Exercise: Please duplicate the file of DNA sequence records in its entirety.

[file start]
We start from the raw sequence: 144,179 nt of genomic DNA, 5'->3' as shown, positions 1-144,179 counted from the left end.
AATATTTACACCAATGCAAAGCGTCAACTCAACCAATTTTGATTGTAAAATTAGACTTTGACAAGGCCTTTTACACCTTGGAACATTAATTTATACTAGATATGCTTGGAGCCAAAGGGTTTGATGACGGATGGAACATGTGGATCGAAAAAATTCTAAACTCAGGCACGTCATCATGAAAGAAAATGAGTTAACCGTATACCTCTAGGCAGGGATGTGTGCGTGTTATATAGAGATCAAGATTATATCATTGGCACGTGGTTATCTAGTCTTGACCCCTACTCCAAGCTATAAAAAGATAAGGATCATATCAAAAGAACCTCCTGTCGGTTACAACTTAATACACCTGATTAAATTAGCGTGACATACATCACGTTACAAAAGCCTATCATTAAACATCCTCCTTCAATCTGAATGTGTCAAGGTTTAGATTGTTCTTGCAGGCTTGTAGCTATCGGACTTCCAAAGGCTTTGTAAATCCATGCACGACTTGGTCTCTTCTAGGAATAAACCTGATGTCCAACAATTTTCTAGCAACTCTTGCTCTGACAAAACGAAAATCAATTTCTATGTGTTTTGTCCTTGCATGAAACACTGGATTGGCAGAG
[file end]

We start from the raw sequence: 144,179 nt of genomic DNA, 5'->3' as shown, positions 1-144,179 counted from the left end.
AATATTTACACCAATGCAAAGCGTCAACTCAACCAATTTTGATTGTAAAATTAGACTTTGACAAGGCCTTTTACACCTTGGAACATTAATTTATACTAGATATGCTTGGAGCCAAAGGGTTTGATGACGGATGGAACATGTGGATCGAAAAAATTCTAAACTCAGGCACGTCATCATGAAAGAAAATGAGTTAACCGTATACCTCTAGGCAGGGATGTGTGCGTGTTATATAGAGATCAAGATTATATCATTGGCACGTGGTTATCTAGTCTTGACCCCTACTCCAAGCTATAAAAAGATAAGGATCATATCAAAAGAACCTCCTGTCGGTTACAACTTAATACACCTGATTAAATTAGCGTGACATACATCACGTTACAAAAGCCTATCATTAAACATCCTCCTTCAATCTGAATGTGTCAAGGTTTAGATTGTTCTTGCAGGCTTGTAGCTATCGGACTTCCAAAGGCTTTGTAAATCCATGCACGACTTGGTCTCTTCTAGGAATAAACCTGATGTCCAACAATTTTCTAGCAACTCTTGCTCTGACAAAACGAAAATCAATTTCTATGTGTTTTGTCCTTGCATGAAACACTGGATTGGCAGAG